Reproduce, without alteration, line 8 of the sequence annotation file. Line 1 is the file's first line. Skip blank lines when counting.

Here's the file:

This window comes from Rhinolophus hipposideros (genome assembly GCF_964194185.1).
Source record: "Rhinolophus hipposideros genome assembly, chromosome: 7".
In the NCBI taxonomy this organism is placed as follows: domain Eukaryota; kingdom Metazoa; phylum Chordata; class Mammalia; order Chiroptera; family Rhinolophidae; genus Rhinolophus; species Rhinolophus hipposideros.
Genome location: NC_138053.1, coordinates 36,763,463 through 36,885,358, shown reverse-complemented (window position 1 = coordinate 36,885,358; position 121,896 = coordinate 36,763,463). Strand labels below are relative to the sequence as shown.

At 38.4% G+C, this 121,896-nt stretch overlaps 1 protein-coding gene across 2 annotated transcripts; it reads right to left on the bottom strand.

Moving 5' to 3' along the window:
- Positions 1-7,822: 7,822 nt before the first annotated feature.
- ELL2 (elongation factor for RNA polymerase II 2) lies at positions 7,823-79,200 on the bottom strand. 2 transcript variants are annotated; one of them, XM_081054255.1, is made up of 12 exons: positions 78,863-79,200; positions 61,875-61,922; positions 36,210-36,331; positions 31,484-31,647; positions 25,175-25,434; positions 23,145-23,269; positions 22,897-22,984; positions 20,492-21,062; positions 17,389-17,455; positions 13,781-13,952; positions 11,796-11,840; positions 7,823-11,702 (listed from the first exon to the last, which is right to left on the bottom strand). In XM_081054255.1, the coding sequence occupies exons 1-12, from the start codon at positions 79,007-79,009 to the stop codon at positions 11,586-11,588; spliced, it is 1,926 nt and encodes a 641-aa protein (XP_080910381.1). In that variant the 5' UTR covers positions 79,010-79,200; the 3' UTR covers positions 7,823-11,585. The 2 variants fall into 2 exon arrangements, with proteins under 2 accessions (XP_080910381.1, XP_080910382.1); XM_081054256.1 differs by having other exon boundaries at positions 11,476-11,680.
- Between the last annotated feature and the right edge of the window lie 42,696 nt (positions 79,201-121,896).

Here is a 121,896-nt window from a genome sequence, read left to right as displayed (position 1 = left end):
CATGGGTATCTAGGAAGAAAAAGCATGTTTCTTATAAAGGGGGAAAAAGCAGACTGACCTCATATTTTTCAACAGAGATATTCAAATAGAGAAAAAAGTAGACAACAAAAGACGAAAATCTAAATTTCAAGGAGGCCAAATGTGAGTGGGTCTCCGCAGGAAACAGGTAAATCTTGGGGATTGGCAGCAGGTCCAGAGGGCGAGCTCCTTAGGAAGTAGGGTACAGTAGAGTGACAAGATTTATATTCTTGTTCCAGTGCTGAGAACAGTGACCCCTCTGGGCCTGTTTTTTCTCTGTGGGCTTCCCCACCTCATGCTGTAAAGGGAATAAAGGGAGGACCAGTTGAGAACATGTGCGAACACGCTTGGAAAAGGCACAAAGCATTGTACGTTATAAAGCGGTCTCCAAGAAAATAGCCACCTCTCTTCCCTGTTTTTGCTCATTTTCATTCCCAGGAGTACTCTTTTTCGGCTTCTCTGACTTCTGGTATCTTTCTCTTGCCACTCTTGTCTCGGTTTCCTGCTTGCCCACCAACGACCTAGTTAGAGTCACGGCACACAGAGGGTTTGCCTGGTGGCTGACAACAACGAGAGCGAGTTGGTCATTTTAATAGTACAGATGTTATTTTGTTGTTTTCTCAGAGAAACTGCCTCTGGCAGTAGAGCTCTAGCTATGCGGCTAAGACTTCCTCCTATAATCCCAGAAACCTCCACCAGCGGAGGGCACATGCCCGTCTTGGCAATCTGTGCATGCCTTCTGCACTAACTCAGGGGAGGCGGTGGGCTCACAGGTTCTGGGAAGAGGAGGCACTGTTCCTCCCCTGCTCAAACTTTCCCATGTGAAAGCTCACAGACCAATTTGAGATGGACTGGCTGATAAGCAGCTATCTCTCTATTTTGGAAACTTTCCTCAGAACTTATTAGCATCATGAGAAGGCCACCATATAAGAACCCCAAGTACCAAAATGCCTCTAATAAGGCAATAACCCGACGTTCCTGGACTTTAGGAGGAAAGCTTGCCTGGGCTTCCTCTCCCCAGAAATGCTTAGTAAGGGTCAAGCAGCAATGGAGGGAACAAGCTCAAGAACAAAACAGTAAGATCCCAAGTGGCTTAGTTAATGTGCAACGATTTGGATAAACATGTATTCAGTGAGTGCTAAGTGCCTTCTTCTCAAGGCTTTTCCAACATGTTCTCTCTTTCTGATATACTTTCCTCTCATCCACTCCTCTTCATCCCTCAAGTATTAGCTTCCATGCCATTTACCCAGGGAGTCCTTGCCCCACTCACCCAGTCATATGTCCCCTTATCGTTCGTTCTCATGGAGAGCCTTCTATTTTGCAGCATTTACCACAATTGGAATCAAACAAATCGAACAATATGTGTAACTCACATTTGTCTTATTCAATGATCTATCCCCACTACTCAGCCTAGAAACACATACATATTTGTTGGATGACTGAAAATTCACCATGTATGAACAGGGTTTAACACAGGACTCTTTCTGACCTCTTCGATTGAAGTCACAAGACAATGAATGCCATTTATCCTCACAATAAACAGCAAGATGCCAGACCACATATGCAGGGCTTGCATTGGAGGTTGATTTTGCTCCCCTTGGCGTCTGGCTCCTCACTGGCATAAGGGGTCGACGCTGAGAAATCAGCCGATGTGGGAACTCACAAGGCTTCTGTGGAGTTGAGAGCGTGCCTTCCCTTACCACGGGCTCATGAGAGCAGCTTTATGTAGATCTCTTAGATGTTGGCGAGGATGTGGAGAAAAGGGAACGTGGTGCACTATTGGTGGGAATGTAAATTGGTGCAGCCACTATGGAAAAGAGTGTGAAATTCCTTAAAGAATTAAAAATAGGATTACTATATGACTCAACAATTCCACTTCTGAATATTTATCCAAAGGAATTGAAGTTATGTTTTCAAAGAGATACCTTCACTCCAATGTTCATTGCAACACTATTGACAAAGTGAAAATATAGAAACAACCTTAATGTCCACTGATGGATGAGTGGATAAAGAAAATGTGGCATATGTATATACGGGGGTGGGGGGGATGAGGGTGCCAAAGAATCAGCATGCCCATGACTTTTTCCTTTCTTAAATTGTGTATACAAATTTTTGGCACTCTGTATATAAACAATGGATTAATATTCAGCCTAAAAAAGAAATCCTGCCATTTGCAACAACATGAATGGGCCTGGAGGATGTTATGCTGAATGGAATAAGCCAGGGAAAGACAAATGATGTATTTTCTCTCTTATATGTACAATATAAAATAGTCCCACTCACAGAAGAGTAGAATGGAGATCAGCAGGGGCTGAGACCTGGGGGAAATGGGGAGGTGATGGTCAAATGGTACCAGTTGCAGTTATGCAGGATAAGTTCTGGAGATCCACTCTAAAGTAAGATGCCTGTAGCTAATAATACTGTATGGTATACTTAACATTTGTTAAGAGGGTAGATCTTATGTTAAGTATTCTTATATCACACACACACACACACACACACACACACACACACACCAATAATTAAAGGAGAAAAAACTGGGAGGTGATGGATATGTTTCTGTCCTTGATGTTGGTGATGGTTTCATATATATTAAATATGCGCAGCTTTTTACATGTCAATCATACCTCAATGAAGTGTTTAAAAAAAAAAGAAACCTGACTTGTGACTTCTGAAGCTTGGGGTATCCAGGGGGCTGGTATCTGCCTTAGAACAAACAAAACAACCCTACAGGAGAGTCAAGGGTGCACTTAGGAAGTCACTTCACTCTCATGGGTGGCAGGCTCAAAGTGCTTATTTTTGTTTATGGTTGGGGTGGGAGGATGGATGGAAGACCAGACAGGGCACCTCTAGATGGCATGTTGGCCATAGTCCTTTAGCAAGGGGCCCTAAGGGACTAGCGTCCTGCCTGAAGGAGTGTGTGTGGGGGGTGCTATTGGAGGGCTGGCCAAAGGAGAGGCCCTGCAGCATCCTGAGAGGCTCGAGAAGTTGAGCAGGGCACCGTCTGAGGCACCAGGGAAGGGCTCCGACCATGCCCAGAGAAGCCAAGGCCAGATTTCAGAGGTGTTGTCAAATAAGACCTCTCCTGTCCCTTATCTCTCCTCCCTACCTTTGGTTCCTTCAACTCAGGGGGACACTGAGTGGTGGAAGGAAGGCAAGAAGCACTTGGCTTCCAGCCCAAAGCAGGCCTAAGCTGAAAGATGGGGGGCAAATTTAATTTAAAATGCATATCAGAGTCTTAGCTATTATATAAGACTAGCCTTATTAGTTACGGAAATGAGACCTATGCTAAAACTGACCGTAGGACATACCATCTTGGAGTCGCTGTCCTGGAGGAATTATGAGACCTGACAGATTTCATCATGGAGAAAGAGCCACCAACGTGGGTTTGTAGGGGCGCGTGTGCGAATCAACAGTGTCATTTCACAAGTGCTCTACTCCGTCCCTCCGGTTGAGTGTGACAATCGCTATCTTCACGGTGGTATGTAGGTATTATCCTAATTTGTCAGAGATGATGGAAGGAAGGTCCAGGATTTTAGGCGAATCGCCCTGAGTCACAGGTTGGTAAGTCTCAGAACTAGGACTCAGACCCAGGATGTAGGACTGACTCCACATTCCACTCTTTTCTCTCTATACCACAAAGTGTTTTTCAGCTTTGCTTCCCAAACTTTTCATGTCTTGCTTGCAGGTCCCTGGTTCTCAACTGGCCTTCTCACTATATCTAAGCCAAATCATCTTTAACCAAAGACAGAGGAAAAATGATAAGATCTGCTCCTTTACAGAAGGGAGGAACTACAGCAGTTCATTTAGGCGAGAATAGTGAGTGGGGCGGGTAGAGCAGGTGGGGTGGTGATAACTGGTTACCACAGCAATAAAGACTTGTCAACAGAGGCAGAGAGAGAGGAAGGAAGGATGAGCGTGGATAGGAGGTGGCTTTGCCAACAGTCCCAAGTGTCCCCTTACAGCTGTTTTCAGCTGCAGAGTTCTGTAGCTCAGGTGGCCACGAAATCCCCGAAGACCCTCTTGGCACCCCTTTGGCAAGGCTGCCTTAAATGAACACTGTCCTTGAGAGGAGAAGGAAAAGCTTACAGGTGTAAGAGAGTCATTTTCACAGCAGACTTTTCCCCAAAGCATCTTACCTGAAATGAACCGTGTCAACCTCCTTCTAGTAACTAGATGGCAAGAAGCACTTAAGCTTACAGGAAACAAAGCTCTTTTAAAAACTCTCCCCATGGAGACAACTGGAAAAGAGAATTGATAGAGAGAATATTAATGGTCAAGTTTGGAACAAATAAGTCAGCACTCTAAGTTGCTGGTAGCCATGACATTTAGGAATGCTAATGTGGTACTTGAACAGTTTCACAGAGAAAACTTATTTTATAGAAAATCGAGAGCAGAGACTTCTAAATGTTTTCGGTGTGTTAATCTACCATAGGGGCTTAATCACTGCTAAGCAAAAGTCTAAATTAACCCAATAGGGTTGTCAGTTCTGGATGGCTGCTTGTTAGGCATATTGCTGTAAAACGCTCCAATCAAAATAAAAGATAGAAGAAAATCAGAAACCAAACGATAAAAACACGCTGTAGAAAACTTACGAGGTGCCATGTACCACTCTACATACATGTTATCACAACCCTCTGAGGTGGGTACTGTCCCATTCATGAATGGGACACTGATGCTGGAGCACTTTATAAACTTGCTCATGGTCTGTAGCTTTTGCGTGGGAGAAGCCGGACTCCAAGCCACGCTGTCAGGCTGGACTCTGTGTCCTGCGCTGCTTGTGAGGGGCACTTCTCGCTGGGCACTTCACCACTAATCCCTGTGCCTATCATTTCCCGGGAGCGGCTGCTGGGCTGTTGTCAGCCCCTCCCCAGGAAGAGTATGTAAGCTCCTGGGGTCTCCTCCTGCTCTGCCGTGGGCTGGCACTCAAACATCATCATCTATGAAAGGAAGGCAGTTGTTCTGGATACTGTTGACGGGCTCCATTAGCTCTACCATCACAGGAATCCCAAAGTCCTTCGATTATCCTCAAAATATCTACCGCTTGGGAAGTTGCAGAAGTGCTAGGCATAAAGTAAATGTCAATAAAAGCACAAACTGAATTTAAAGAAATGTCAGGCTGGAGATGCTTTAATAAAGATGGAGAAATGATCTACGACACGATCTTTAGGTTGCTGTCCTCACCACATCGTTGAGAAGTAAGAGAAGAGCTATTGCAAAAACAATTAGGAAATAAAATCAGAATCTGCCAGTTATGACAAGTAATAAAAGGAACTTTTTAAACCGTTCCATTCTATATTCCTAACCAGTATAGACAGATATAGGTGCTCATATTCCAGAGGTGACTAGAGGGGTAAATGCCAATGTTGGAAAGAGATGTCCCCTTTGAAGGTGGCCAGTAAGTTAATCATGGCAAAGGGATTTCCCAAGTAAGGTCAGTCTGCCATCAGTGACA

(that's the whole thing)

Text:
- ELL2 (elongation factor for RNA polymerase II 2) lies at positions 7,823-79,200 on the bottom strand. 2 transcript variants are annotated; one of them, XM_081054255.1, is made up of 12 exons: positions 78,863-79,200; positions 61,875-61,922; positions 36,210-36,331; positions 31,484-31,647; positions 25,175-25,434; positions 23,145-23,269; positions 22,897-22,984; positions 20,492-21,062; positions 17,389-17,455; positions 13,781-13,952; positions 11,796-11,840; positions 7,823-11,702 (listed from the first exon to the last, which is right to left on the bottom strand). In XM_081054255.1, the coding sequence occupies exons 1-12, from the start codon at positions 79,007-79,009 to the stop codon at positions 11,586-11,588; spliced, it is 1,926 nt and encodes a 641-aa protein (XP_080910381.1). In that variant the 5' UTR covers positions 79,010-79,200; the 3' UTR covers positions 7,823-11,585. The 2 variants fall into 2 exon arrangements, with proteins under 2 accessions (XP_080910381.1, XP_080910382.1); XM_081054256.1 differs by having other exon boundaries at positions 11,476-11,680.